The Real Story of Hansel and Gre­tel

Pasatiempo - - TEEN POETRY - by Sarah Hunter Markley Sarah Hunter Markley, age ten, lives in Telluride, Colorado.

Now, you all know the story of Hansel and Gre­tel. You know, the witch bribed the kids into her house of candy and pushed one of them into the oven, blah, blah, blah. Well, I am that “witch” in the story, and I am go­ing to tell you the real story of Hansel and Gre­tel. One day, I was tak­ing cook­ies out of the oven for my book club when I heard a knock on the door. I was go­ing to the door when I re­al­ized that the cook­ies looked like they were burned. I looked closer, and they were plump and per­fectly golden-brown. I stepped back, and they looked all fuzzy and they looked burned like when I looked the first time. I need to get my eye checked, I thought as I opened the door.

At the door were two chil­dren, a boy and a girl. The boy had golden-brown hair that was ex­actly the same color as the cookie bat­ter I had made as a backup batch. (Thank good­ness I did. Nor­mally, I eat at least 12 cook­ies, and if you add what the chil­dren were go­ing to eat, them hav­ing a sweet tooth, they could eat four to eight cook­ies each.) Hansel’s freck­les were ex­actly like the chocolate chips that were in the bat­ter. While the cook­ies were in the oven I gave the chil­dren some le­mon­ade so that they would feel re­freshed.

Gre­tel said that they were ad­ven­tur­ing in the woods look­ing for their grand­mother’s house. She said her grandma had a sur­prise for them, and Hansel said he hoped it was candy. They had seen my candy house with the smell of cook­ies com­ing from it. Hansel started to reach for the candy, but Gre­tel stopped him and said we should ask per­mis­sion. “So can we?” she asked. “Sure! Help your­self,” I said. They went out­side, and I saw them take lol­lipops, Skit­tles, pieces of gin­ger­bread, and ic­ing. While they were out­side, I took the cook­ies out of the oven. They ran in as I was clos­ing the oven. Hansel ran in front of me, and he tripped and fell into the oven as I was clos­ing it. I thought he was a run­ning cookie, so I pushed him in a lit­tle bit and shut the oven. (What can I say — his hair, freck­les, plus his round face made him look like a cookie. I have very bad eye­sight.) Gre­tel prob­a­bly thought that I did it on pur­pose. She started yelling at me to open the oven. (Which I was about to do, but I was treat­ing a burn that I had got­ten from the oven.)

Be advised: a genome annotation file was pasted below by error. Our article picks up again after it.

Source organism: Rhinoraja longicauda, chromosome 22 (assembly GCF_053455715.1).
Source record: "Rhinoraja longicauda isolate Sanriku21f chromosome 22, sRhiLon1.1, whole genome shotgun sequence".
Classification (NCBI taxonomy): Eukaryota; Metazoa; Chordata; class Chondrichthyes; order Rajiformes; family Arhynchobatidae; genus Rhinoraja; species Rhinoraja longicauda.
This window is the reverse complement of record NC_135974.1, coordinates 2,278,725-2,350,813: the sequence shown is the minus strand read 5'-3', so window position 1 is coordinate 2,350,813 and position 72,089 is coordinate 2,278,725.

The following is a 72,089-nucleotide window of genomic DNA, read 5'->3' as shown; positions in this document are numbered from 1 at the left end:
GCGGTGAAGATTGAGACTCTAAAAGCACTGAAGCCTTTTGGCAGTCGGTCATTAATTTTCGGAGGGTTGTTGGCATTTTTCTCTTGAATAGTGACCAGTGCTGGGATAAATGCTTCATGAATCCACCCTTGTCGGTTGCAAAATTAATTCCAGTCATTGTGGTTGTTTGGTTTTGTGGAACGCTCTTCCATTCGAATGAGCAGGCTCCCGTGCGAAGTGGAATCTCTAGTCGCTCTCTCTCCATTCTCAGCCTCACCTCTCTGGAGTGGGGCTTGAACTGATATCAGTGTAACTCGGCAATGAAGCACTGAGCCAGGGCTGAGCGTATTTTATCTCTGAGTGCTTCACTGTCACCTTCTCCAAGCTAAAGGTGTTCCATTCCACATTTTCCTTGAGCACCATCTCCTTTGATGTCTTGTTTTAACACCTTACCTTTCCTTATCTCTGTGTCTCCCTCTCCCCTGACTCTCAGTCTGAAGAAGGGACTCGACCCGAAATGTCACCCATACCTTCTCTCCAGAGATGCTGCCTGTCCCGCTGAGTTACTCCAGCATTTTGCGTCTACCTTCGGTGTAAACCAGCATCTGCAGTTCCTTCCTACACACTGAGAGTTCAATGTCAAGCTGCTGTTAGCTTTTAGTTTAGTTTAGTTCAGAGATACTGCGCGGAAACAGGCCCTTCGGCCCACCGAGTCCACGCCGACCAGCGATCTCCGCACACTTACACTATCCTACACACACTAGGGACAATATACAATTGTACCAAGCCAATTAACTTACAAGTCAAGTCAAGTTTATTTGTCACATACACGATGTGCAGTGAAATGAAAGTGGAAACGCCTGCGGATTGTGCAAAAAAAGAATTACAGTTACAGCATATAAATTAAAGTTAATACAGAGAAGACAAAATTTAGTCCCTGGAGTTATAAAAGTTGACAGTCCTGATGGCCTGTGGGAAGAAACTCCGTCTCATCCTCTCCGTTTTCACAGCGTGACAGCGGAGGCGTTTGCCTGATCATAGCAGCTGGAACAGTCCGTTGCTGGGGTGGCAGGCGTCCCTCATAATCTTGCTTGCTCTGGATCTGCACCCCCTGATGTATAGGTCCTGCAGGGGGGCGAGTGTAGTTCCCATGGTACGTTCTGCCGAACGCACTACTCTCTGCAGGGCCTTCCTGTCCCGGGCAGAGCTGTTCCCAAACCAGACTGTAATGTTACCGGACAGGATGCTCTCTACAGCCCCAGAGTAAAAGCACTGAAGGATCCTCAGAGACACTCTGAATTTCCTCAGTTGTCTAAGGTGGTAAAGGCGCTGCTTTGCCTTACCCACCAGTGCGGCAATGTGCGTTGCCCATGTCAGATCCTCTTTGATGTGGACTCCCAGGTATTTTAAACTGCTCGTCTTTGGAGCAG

“You evil witch!” Gre­tel said, as she was pulling her brother out of the oven. Sud­denly, out of the blue, Gre­tel pushed me into the oven and shut the door tight. Some­how, I man­aged to open the door and saw them run­ning away. Gre­tel was on her smart­phone (which had a lol­lipop with a face on the cover), and I heard her yelling into it about a witch who had a shoved her brother into an oven and shut the door. (She was talk­ing to 911, which I think was way too ex­treme.) I have no idea what she was talk­ing about be­cause that witch was not I. (I do have a few warts now and then, though.) Hansel was passed out in her arms. I guess she couldn’t carry him any more be­cause she set him down.

The po­lice cars and an am­bu­lance came. The am­bu­lance took Hansel on a stretcher, and the po­lice came over here and broke into my house. (How rude!) The po­lice said, “You’re un­der ar­rest for al­most killing this poor boy!” So here I am in jail with my pub­lisher, the Wolf, from the Three Lit­tle Pigs, and my ed­i­tor, the step­mother of Cin­derella. (They were both falsely ac­cused of a crime, too.) Now you know the true story of Hansel and Gre­tel. I hope you choose to be­lieve me and not any­body who tells you this is not true.

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